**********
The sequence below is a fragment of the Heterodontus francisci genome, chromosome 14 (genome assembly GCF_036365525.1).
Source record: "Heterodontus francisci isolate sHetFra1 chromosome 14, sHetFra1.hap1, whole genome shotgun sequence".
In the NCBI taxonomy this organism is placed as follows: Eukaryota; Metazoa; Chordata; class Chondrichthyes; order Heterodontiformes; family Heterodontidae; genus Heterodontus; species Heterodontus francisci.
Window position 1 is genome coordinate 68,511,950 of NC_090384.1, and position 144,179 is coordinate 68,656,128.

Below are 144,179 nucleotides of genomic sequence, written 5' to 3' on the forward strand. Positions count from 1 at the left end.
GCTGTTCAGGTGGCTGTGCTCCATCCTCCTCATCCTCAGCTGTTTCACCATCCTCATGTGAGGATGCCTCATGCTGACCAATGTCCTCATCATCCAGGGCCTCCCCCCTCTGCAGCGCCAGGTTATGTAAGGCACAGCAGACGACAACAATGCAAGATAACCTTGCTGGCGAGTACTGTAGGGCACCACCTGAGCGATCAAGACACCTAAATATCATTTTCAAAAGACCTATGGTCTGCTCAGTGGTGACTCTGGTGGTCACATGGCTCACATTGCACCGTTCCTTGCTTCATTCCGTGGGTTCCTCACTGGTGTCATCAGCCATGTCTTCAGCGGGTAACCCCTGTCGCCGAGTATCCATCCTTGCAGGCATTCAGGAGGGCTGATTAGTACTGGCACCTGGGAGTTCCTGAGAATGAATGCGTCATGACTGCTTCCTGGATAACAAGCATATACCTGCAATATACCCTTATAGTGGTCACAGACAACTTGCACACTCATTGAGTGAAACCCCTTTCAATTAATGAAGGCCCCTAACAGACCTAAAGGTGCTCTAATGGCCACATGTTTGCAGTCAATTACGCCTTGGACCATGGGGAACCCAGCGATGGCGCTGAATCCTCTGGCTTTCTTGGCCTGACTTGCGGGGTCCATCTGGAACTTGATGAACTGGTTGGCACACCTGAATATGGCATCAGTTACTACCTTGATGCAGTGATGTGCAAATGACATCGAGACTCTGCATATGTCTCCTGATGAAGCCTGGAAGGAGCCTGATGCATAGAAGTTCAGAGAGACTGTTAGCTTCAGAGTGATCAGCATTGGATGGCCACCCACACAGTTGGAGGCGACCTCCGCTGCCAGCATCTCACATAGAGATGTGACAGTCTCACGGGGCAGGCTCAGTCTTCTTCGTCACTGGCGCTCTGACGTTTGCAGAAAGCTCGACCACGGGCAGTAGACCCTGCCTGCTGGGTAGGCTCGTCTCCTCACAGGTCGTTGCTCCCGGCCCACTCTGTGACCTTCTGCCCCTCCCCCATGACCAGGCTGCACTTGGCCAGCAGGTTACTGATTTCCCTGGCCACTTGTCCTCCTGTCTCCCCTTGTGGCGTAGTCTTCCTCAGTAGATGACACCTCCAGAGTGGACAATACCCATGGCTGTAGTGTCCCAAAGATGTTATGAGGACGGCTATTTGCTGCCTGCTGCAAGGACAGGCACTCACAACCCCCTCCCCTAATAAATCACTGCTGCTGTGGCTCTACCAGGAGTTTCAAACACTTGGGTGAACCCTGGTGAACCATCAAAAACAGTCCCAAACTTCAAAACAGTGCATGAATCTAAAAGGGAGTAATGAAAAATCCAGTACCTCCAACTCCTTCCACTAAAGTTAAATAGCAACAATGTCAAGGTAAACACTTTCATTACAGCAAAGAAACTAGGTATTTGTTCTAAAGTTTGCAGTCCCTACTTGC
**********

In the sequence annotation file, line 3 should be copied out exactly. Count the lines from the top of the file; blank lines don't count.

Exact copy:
In the NCBI taxonomy this organism is placed as follows: Eukaryota; Metazoa; Chordata; class Chondrichthyes; order Heterodontiformes; family Heterodontidae; genus Heterodontus; species Heterodontus francisci.